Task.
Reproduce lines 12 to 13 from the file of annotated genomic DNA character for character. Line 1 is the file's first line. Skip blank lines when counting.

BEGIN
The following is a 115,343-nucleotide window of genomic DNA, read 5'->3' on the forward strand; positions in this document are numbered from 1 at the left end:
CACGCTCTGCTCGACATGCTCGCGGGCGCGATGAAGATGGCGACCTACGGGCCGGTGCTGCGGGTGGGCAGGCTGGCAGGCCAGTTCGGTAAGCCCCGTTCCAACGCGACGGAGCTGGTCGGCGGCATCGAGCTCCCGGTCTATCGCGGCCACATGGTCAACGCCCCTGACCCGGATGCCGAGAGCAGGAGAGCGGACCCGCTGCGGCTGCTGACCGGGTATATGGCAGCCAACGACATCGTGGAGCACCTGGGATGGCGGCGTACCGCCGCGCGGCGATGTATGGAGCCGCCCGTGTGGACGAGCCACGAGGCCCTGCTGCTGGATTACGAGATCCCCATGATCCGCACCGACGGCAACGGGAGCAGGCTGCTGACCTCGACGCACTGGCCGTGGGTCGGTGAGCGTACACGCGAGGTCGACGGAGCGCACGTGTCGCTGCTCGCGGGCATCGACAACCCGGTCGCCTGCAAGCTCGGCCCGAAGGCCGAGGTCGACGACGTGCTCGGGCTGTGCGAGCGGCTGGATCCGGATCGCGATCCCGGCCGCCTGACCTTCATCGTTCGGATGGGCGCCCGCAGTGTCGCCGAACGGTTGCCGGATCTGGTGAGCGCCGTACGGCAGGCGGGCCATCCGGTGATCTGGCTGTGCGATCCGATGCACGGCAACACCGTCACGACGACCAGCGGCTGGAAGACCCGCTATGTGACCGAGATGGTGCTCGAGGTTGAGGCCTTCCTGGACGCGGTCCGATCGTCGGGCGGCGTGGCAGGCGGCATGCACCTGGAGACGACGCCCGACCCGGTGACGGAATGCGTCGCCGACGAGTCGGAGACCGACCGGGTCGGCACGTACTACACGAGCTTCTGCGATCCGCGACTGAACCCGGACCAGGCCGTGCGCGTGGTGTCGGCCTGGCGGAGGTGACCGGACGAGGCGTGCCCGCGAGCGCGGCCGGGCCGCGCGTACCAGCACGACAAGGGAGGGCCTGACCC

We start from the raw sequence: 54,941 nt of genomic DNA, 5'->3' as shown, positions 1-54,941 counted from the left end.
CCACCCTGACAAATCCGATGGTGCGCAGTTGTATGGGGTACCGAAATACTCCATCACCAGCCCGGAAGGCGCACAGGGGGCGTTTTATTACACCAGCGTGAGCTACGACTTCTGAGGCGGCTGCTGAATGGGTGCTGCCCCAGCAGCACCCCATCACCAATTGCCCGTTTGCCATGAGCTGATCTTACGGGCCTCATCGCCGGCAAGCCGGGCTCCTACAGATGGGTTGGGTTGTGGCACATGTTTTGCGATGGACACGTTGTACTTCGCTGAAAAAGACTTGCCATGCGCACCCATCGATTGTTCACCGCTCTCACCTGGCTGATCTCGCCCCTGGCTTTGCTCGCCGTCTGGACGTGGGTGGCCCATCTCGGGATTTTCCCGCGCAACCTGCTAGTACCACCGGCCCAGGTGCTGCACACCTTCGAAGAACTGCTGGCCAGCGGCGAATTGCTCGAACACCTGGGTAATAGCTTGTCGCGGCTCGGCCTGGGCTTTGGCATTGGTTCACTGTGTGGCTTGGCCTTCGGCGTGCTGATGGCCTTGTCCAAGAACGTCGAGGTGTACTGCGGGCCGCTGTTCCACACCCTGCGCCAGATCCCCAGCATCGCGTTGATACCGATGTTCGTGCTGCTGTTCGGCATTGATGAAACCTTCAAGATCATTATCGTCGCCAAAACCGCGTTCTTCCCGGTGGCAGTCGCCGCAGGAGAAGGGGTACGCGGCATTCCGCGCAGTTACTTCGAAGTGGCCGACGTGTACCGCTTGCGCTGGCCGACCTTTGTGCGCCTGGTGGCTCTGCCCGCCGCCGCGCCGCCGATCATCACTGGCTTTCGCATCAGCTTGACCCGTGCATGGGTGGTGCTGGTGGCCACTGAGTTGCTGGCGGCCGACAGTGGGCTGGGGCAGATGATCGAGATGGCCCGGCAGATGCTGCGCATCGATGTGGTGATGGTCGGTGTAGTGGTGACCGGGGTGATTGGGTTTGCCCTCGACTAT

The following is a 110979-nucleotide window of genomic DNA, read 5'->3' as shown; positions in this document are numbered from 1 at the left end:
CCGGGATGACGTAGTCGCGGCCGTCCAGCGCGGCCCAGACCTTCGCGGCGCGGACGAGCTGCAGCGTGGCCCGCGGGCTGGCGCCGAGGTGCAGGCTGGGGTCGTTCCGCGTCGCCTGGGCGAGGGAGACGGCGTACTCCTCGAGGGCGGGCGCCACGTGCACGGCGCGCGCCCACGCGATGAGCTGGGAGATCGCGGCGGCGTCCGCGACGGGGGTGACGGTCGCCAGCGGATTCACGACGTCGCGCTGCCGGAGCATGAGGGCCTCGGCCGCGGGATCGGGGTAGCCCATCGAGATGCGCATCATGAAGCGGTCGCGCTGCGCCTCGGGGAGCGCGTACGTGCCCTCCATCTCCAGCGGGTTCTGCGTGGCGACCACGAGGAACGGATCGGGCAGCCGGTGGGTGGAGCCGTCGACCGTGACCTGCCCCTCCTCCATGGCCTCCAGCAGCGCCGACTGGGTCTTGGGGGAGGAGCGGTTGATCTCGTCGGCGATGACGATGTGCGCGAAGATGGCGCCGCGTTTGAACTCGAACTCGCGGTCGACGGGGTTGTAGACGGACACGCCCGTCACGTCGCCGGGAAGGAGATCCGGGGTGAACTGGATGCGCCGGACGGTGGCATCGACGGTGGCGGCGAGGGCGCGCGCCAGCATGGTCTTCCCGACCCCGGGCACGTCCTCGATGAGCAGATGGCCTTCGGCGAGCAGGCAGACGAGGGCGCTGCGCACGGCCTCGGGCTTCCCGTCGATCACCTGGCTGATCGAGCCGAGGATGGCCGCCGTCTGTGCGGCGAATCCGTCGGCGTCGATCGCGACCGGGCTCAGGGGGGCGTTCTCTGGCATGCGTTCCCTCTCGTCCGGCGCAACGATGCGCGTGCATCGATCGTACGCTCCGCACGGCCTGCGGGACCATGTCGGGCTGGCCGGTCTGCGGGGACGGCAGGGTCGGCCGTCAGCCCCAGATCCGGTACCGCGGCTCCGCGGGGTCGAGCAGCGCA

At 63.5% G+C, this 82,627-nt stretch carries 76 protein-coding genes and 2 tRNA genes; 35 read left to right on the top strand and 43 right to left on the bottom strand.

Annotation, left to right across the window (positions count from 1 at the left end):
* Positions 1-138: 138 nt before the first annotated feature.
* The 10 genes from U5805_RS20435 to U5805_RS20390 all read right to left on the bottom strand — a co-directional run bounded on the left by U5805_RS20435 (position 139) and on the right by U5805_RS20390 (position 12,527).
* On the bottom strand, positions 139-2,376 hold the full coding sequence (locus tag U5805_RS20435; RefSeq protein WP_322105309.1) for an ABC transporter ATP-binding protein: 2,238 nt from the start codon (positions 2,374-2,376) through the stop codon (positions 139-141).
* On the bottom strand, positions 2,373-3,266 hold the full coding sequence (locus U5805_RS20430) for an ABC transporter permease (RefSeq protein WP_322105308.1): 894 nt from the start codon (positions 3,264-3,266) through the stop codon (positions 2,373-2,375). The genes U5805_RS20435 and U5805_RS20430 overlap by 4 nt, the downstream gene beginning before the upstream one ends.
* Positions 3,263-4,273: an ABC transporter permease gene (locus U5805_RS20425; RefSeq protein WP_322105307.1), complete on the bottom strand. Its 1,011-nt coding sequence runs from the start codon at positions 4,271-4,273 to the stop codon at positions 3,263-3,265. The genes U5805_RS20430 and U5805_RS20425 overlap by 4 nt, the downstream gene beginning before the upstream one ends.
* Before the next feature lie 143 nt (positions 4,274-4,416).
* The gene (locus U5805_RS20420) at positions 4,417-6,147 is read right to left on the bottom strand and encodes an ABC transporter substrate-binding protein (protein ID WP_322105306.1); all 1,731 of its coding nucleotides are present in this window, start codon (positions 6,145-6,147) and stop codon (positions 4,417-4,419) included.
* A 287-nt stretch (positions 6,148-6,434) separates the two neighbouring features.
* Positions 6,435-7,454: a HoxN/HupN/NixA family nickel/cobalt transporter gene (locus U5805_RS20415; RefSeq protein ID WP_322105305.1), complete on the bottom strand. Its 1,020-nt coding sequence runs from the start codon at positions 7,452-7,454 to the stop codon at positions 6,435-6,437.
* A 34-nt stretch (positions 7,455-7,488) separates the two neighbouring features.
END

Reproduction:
* On the bottom strand, positions 2,373-3,266 hold the full coding sequence (locus U5805_RS20430) for an ABC transporter permease (RefSeq protein WP_322105308.1): 894 nt from the start codon (positions 3,264-3,266) through the stop codon (positions 2,373-2,375). The genes U5805_RS20435 and U5805_RS20430 overlap by 4 nt, the downstream gene beginning before the upstream one ends.
* Positions 3,263-4,273: an ABC transporter permease gene (locus U5805_RS20425; RefSeq protein WP_322105307.1), complete on the bottom strand. Its 1,011-nt coding sequence runs from the start codon at positions 4,271-4,273 to the stop codon at positions 3,263-3,265. The genes U5805_RS20430 and U5805_RS20425 overlap by 4 nt, the downstream gene beginning before the upstream one ends.